Enhanced Income – an alternative premium for uncertain times




Morgane Delledonne,
ETF Strategist

UK equities could come under pressure in the event of prolonged Brexit negotiations. In times of market turbulence, covered call overlay strategies can generate additional income and reduce the volatility associated with the underlying holdings.

While the effect of the Brexit negotiations on the UK economy remains mostly muted, real GDP growth is losing momentum. Sterling’s weakness has pushed headline inflation higher, posting a 3% rise year-on-year in October, eroding economic growth. In an effort to balance inflation concerns against unconvincing macroeconomic data, the Bank of England (BoE) raised interest rates by 25 basis points (bps) at its November meeting. Market participants are now anticipating another 25bps increase in June next year, which is consistent with BoE Governor Carney’s statement of “two rate hikes over the next three years”. This “dovish hike” did not prevent sterling from continuing to fall against major currencies, lending support to the FTSE 100 Index. Since the Brexit vote, UK exporters have benefited from global trade momentum as well as currency translation gains from foreign earnings which have had a positive impact on earnings. However, the challenges in agreeing the EU Withdrawal Bill details as well as the political wrangling within the UK government may well lead to delays in corporate investment.

Past performance is not a guide to future performance. Stock market and currency movements mean the value of investments and the income from them can go down as well as up and you may not get back the amount originally invested. Investing in ETFs involves risk, including risks associated with market volatility, currency rate fluctuations, replication strategies, and changes in composition of the underlying index and assets.

The loss of economic growth momentum could prompt a search for diversifying investment opportunities that lie beyond the traditional asset classes. Equity index covered call strategies provide investors with a long exposure to the underlying equity index as well as generating an alternative income stream resulting from the writing of call options on the underlying index, with the aim of lowering the overall volatility of equity returns. Because most investors are risk averse, there is a structural excess demand for hedging equity positions. Typically, option market implied volatility is higher than the realised volatility - known as the ‘volatility risk premium’. Overall, this strategy has better risk-adjusted returns in the long run than those of the equity market, plus an additional yield above the regular dividend yield. For investors seeking income generation, the defensive nature of a covered call overlay strategy makes it an attractive alternative to money markets. Covered call strategies also present attractive diversification characteristics for fixed income investors as they do not have duration risks while generating monthly income.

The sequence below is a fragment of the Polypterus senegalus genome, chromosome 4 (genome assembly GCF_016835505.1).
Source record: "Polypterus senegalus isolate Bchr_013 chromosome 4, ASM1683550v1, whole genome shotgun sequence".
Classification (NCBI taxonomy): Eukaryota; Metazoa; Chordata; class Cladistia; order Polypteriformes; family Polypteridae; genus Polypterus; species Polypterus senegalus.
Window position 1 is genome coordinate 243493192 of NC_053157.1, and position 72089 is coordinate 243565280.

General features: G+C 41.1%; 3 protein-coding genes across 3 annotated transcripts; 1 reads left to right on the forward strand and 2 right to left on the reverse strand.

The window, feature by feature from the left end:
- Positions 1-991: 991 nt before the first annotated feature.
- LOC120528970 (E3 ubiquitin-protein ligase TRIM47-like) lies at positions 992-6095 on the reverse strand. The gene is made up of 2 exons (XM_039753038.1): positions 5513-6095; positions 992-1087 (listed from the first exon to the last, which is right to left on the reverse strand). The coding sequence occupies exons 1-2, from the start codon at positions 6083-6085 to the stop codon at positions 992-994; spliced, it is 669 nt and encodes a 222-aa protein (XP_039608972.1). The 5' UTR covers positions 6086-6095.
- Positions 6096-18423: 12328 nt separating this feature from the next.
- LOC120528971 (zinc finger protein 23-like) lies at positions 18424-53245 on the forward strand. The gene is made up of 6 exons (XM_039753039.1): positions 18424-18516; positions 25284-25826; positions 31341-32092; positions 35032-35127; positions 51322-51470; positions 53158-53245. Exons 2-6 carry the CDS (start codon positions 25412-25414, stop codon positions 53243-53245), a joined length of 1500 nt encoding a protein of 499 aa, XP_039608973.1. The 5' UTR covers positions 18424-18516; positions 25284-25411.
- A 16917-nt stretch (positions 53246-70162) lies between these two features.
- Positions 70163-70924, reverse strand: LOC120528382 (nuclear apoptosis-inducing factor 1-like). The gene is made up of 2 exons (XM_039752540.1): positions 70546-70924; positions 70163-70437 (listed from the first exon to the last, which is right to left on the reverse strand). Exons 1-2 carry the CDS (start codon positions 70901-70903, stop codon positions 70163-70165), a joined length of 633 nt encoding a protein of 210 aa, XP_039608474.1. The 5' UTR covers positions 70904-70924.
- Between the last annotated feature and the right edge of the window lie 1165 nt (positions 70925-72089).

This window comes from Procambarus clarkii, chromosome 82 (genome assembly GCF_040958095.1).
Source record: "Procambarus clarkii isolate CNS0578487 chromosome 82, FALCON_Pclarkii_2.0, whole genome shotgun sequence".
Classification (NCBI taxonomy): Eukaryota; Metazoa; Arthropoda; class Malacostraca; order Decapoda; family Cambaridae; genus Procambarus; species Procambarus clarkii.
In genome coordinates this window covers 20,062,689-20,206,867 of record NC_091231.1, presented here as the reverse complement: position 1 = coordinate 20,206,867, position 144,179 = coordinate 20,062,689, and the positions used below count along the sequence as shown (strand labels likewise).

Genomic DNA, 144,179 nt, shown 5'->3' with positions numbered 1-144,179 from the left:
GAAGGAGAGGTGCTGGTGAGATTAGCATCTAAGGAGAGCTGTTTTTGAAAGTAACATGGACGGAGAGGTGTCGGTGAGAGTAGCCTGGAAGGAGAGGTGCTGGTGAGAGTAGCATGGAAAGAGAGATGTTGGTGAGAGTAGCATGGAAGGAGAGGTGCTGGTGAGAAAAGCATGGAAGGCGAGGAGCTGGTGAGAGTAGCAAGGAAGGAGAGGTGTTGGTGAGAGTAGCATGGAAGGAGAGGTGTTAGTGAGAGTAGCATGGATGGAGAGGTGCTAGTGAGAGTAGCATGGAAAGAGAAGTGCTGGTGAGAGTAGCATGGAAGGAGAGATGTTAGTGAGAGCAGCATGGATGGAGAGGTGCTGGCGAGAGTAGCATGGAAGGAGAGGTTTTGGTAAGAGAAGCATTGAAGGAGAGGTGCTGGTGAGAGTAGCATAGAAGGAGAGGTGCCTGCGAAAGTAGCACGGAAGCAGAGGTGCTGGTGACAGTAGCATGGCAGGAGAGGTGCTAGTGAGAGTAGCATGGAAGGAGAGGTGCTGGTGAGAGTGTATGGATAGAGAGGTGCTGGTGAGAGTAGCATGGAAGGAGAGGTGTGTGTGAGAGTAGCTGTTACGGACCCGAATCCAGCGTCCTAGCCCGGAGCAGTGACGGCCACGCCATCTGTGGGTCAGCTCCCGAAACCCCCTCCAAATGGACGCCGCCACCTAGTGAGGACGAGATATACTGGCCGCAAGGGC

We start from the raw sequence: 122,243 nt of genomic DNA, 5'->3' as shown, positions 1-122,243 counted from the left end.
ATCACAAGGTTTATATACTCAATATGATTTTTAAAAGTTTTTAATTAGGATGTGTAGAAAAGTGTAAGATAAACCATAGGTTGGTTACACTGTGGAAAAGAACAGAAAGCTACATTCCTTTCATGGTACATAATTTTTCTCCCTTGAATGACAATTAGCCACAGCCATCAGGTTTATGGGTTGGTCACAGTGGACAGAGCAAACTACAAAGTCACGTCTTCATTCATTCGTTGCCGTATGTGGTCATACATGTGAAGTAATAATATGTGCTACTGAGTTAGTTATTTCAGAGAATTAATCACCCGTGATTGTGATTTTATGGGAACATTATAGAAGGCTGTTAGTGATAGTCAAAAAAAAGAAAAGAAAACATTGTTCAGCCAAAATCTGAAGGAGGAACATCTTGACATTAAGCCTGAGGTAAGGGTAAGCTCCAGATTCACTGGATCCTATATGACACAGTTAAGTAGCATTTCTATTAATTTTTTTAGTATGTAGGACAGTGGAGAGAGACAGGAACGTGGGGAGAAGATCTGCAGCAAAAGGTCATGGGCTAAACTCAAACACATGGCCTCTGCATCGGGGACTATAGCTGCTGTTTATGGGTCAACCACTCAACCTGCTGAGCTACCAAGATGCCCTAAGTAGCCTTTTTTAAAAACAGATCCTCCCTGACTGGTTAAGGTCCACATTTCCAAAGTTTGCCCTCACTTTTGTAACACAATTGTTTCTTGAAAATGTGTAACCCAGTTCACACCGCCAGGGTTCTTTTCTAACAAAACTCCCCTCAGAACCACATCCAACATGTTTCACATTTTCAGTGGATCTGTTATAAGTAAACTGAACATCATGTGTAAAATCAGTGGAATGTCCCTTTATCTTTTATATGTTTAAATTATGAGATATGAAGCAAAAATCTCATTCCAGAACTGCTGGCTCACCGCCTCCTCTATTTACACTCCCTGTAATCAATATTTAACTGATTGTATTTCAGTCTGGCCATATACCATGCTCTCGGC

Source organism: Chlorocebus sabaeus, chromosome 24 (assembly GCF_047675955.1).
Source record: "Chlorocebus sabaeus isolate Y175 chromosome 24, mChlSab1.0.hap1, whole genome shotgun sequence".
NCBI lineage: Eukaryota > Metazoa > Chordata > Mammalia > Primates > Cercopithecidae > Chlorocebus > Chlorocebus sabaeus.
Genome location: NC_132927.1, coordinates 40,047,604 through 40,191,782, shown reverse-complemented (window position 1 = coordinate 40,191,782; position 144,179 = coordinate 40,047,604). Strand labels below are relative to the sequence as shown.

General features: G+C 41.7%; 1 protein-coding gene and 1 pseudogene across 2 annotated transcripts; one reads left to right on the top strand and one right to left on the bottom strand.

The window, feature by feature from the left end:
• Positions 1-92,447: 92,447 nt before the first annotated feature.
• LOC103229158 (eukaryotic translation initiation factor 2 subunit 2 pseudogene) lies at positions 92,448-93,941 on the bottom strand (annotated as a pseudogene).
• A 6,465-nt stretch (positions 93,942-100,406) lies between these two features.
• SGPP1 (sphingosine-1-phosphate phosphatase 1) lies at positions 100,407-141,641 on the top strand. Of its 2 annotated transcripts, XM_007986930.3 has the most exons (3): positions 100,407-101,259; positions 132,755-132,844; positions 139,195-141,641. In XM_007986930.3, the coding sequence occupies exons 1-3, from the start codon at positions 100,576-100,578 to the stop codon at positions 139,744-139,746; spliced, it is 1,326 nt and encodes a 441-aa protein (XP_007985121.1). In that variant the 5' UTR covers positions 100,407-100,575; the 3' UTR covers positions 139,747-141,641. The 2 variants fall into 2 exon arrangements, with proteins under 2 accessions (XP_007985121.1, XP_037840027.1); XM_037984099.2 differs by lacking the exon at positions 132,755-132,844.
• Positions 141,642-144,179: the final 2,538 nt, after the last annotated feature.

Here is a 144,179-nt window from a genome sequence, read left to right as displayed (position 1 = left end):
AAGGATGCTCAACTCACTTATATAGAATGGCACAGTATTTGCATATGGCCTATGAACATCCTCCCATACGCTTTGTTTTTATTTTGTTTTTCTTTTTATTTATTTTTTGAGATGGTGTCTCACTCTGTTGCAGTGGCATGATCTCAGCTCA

Typically, covered call strategies tend to outperform the market in range-bound or down markets, and underperform in sharply rising markets. By writing call options on approximately 50% of the portfolio, our strategy also allows upside participation. Based on simulated performance of a covered call option overlay strategy on the FTSE 100 Index over the past five years, the strategy outperformed 80% of the time in a bear market and 67% of the time in a flat market.

This strategy is also available for European and US equity markets.

Source: BMO Global Asset Management, Bloomberg, dividend yield as at 27.11.2017. *Market risk as defined by annualised standard deviation of monthly returns

Source: Bloomberg as of 27 November 2017

Source: Bloomberg as of 30 September 2017

Shares purchased on the secondary market cannot usually be sold directly back to the Fund. Secondary market investors must buy and sell ETF Shares with the assistance of an intermediary (e.g. a stockbroker) and may incur fees for doing so. In addition, investors may pay more than the current Net Asset Value per Share when buying ETF Shares and may receive less than the current Net Asset Value per Share when selling them.

The information, opinions estimates or forecasts contained in this document were obtained from sources reasonably believed to be reliable and are subject to change at any time.